• Oceans
  • Lakes
  • Groundwater and aquifers
  • Glaciers and polar ice caps
  • Rain, clouds, fog, snow

The majority of water on Earth spends most of its time in storage, and the majority of stored water is present in the oceans. Around 96.5% of water on Earth exists in the oceans. Throughout the history of Earth, the oceans have expanded and contracted as temperature and environmental changes occur. During the last ice age, up to 1/3 of the Earth was covered by glaciers and ice. This caused sea level to be around 120m lower than it is currently at the peak of the last ice age; about 20,000 years ago.

thunderstorm cloud from space
Clouds form when water vapor gas condenses in the atmosphere forming small liquid water droplets. Most of the moisture the condenses in the atmosphere will return to the ocean as rain. Source: NASA.

There are several different methods of transportation by which water may transfer from one reservoir to another. Evaporation is the process by which liquid water is converted to water vapor. Heat causes the bonds between water molecules to break. Evaporation will always occur in balance with condensation, but only when the rate of evaporation exceeds the rate of condensation will net evaporation will occur. Over the oceans, evaporation usually exceeds condensation and precipitation, which is why weather systems will often develop over the seas.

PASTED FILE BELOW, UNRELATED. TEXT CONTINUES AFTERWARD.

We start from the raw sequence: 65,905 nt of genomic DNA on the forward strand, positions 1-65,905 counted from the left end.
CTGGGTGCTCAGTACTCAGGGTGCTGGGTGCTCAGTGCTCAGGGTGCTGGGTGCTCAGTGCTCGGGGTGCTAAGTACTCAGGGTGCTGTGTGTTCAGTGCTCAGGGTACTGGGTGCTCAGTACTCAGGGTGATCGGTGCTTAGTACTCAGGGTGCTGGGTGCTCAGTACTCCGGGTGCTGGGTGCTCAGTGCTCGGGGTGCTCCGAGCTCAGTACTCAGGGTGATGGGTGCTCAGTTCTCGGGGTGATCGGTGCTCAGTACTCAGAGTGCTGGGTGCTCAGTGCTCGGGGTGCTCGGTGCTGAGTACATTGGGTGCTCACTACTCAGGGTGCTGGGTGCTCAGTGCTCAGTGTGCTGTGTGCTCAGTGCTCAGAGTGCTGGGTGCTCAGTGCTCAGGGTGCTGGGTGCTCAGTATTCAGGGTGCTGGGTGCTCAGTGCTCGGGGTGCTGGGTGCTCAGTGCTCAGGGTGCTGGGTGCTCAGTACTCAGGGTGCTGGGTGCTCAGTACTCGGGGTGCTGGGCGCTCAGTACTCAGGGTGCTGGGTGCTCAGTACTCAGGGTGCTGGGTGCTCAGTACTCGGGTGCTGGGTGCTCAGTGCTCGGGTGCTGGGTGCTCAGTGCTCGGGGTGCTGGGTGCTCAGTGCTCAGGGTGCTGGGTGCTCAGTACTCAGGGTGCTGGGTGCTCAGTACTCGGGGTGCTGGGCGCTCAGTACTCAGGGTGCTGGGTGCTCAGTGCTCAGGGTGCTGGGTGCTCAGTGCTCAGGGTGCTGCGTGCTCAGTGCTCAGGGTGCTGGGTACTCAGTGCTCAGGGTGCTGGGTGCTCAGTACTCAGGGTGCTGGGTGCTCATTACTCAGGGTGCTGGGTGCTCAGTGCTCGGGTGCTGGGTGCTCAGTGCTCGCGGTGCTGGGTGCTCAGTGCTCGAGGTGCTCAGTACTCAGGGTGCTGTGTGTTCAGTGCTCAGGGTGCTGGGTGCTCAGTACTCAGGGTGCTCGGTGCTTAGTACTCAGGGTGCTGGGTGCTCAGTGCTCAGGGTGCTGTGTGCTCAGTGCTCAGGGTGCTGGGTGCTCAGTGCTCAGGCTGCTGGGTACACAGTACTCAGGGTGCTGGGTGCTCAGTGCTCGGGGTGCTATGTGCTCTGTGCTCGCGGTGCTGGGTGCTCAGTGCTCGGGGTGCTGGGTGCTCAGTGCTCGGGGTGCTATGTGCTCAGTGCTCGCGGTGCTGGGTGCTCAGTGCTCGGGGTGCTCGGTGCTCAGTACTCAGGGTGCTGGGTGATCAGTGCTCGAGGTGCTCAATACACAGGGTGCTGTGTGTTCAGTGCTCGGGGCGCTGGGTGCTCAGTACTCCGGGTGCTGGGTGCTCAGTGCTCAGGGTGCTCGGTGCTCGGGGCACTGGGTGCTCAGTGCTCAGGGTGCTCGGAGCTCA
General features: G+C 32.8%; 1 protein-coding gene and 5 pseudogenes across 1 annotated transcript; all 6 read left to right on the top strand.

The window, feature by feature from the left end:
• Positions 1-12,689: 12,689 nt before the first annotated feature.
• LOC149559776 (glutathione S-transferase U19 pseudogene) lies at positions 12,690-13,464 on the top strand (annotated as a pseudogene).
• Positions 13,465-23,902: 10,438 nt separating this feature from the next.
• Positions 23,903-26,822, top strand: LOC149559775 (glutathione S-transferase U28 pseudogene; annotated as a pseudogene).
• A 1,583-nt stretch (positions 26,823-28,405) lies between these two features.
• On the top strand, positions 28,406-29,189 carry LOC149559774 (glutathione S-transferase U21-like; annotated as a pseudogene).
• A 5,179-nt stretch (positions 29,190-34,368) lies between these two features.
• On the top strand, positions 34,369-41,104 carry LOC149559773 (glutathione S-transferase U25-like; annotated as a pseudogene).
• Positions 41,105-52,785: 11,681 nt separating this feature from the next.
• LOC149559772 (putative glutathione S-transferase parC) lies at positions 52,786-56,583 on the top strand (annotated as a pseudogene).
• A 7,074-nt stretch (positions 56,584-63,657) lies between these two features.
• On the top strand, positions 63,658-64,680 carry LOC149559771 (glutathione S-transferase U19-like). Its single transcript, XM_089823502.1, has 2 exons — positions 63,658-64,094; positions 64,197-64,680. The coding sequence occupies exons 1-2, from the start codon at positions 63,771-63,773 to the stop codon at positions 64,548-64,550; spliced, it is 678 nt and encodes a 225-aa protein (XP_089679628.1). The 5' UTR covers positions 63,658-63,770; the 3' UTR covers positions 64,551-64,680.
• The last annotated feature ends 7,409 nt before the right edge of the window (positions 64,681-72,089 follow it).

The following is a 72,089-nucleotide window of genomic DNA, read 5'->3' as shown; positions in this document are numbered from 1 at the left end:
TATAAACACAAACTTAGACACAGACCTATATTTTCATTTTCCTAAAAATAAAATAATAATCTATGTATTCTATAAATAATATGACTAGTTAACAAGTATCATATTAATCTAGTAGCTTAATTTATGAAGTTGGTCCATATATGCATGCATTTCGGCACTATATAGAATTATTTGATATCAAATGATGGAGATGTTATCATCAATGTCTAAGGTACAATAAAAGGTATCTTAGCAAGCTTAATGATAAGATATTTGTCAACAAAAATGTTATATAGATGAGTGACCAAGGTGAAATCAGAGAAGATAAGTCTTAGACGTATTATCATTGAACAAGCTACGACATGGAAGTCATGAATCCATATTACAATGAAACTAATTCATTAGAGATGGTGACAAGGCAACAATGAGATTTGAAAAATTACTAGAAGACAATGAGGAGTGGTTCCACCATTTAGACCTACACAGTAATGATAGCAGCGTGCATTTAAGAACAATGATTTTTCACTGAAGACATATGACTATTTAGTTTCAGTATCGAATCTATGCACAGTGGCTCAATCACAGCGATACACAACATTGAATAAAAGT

Condensation is essentially the reverse process to evaporation; as water molecules existing as water vapour cool, they will return to the form of liquid water. This is the process that produces clouds. When a water droplet forms, it is usually too small to fall as precipitation, but when a large enough accumulation occurs, the individual droplets come together as a raindrop and will overcome the updrafts keeping the cloud together. Precipitation of raindrops is more likely to occur if there is a central nucleus available for the water to condense around. Such nuclei include tiny dust or smoke particles. The amount of precipitation to fall in an area will depend on the specific geography of that region. For example, in northern India, the huge physical presence of the Himalayan mountain range causes northerly-migrating, equatorial, maritime air masses to be deflected towards the    north-west, an effect which produces seasonal monsoon rains in Bangladesh.